Here’s Why Trump Supporters Say the Groping Tape Is No Big Deal

“If he didn’t talk like that, I’d think there’s something wrong with him.”

Loren Elliott/Tampa Bay Times via ZUMA Wire

Donald Trump supporters got an unexpected welcome as they approached his Wednesday afternoon rally in Lakeland, Florida: Bob Welsh, a city commissioner from South Miami, had brought a set of speakers and was blaring the tape of Donald Trump bragging about sexual assault in 2005. The footage, which was obtained and published Friday by the Washington Post, shook up the presidential race and prompted dozens of Republican elected officials to formally abandon their party’s presidential nominee. Welsh was taunting Trump’s supporters, and had a sign for good measure:

But the supporters who packed this rally hadn’t lost any sleep over the tape. They offered different theories as to where the video might have come from and what it really means, but they agreed on one thing: He’s still better than Crooked Hillary. As one middle-aged man put it, “He apologized for it, and Hillary doesn’t know how to apologize for anything.”

“I’m a guy, I’ve done worse,” said Henry Dupuis, who told me he was an immigrant from Canada. “Absolutely, me and my buddies? I’m serious about that.”

Worse than sexual assault, really?

“No, I’m just saying, well, call it…it’s just words,” Dupuis said. “It’s no action, compared to Bill Clinton. It’s just words.”

“What did I think of it?,” said Christine Lewis, from Lakeland. “Honestly, I thought that was the most ridiculous setup from the GOP. They set it up, they planned it, because it’s locker room banter—it’s all it was. Every guy in the United States of America has talked about doing a girl. In the bathroom. Or in the locker room, or wherever—on the bus. Let me tell you this: How come—this is what pisses me off—how come she can call a bunch of challenged kids at an Easter Egg hunt ‘retards’ and there’s no media coverage? That’s way worse than him talking about banging some girl.” (Jones was referring to a claim made in a book written by a high school girlfriend of Bill Clinton, which posits that Hillary Clinton mocked disabled children as first lady of Arkansas.)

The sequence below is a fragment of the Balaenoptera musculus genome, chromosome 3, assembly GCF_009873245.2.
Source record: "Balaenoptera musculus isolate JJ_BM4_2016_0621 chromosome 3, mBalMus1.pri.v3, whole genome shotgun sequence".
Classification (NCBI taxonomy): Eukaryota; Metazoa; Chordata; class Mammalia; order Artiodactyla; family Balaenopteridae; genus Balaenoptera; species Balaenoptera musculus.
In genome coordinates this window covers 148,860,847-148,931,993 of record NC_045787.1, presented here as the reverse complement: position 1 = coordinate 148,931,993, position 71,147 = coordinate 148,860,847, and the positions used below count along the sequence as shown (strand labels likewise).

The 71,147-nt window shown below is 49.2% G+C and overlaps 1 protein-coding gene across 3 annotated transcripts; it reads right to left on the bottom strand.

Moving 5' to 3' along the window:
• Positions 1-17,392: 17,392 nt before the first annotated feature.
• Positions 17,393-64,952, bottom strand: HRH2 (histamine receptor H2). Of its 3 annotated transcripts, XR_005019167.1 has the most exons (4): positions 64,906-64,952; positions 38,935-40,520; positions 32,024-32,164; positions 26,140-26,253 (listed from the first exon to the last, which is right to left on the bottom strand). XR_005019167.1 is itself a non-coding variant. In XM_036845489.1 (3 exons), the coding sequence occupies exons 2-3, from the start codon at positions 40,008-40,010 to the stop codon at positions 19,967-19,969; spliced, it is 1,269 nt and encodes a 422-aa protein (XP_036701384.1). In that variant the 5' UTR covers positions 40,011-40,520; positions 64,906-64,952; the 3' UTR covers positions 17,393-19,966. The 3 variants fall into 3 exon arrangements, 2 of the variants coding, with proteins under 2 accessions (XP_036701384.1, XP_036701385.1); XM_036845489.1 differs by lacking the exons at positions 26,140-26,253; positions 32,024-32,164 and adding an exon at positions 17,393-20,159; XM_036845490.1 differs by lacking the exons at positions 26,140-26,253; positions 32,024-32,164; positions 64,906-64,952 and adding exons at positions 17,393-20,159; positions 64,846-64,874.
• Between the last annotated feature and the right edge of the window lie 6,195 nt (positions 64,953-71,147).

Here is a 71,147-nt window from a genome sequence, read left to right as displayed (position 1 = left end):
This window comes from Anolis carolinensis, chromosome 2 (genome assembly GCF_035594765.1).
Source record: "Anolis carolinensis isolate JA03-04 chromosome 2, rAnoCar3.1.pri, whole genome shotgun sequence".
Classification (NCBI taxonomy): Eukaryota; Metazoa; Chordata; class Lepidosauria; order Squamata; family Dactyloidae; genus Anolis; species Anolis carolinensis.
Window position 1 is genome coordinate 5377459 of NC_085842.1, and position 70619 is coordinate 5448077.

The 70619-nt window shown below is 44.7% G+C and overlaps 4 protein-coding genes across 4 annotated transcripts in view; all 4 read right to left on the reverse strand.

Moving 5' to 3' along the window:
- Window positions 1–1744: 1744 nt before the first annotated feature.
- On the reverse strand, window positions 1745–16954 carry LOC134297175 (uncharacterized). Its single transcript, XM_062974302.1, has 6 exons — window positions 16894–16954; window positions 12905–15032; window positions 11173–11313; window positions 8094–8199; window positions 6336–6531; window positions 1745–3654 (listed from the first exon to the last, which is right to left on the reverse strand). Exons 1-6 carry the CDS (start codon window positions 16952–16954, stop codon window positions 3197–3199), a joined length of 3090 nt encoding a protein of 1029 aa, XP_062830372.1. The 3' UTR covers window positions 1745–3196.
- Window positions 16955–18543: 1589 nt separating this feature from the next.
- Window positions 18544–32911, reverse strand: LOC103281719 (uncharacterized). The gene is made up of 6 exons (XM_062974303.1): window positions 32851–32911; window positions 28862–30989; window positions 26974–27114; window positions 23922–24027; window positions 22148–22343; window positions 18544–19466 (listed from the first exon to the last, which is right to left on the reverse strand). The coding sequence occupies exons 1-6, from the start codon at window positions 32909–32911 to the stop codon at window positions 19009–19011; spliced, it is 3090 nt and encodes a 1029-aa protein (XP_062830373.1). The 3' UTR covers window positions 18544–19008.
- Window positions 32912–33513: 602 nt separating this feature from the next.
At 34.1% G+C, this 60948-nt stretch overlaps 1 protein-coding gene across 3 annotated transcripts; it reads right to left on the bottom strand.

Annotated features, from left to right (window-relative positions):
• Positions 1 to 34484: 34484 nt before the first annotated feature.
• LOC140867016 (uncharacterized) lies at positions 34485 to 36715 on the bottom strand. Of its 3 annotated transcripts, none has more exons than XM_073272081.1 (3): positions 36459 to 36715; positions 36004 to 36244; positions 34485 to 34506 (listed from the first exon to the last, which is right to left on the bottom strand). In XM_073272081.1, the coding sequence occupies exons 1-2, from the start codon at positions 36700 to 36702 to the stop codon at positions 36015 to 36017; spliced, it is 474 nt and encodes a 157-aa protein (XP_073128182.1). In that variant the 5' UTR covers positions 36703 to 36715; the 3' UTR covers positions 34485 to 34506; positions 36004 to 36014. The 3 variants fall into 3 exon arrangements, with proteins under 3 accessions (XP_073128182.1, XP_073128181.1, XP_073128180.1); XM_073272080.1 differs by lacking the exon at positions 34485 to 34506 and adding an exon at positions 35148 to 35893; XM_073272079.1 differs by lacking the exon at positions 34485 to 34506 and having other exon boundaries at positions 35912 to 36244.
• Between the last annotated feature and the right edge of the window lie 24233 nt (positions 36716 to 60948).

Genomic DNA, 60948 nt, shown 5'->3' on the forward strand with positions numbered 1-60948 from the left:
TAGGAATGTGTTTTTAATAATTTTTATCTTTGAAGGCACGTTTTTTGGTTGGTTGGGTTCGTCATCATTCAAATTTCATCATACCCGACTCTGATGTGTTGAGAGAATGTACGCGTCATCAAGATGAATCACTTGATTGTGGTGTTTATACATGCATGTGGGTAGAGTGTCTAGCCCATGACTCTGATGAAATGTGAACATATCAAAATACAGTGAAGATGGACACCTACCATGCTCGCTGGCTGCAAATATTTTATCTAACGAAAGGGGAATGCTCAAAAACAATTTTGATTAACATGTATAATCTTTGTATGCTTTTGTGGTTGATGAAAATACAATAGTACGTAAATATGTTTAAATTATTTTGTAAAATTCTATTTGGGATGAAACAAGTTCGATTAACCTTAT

Lewis’ friend Steve Peters told me, “What guy doesn’t talk like that? If he didn’t talk like that I’d think there’s something wrong with him.”

Another Trump supporter, Diane (whose husband encouraged her not to give her last name) offered the entertainment industry defense: “There’s a lot of people in Hollywood, a lot of music people, rappers, that say a lot more dangerous and nasty language. And you know what? That language that Trump said in that was years ago, and it hasn’t killed anybody. And Hillary Clinton’s actions as secretary of state got people killed in Benghazi.”

“It doesn’t really affect me,” said Lew Gaskins of nearby Bartow. “He’s never been a politician. He’s always been a caricature, a TV star, so things like that are gonna be in his past. I think Billy Bush goaded him into it. He was just throwing out bravado, he wasn’t married at the time. I think they’re disgusting, every one of them.” (Trump was married to Melania at the time of the interview.)

David Jones, who wore a blue shirt with the word “Deplorable,” said the media should focus on something else: What do they think about the tape that they’re just playing today about Obama showing his erection on his plane in 2008?” he asked me. The tape? “Yeah, it’s all over the internet now. It’s all over what’s his name, what’s the conservative guy’s name? Drudge.” (You can watch the video he’s talking about here.) As for the groping comments: “Well, it’s not right, but he didn’t mean it for an open mic, and he didn’t act on it. And Hillary’s husband acted on it.”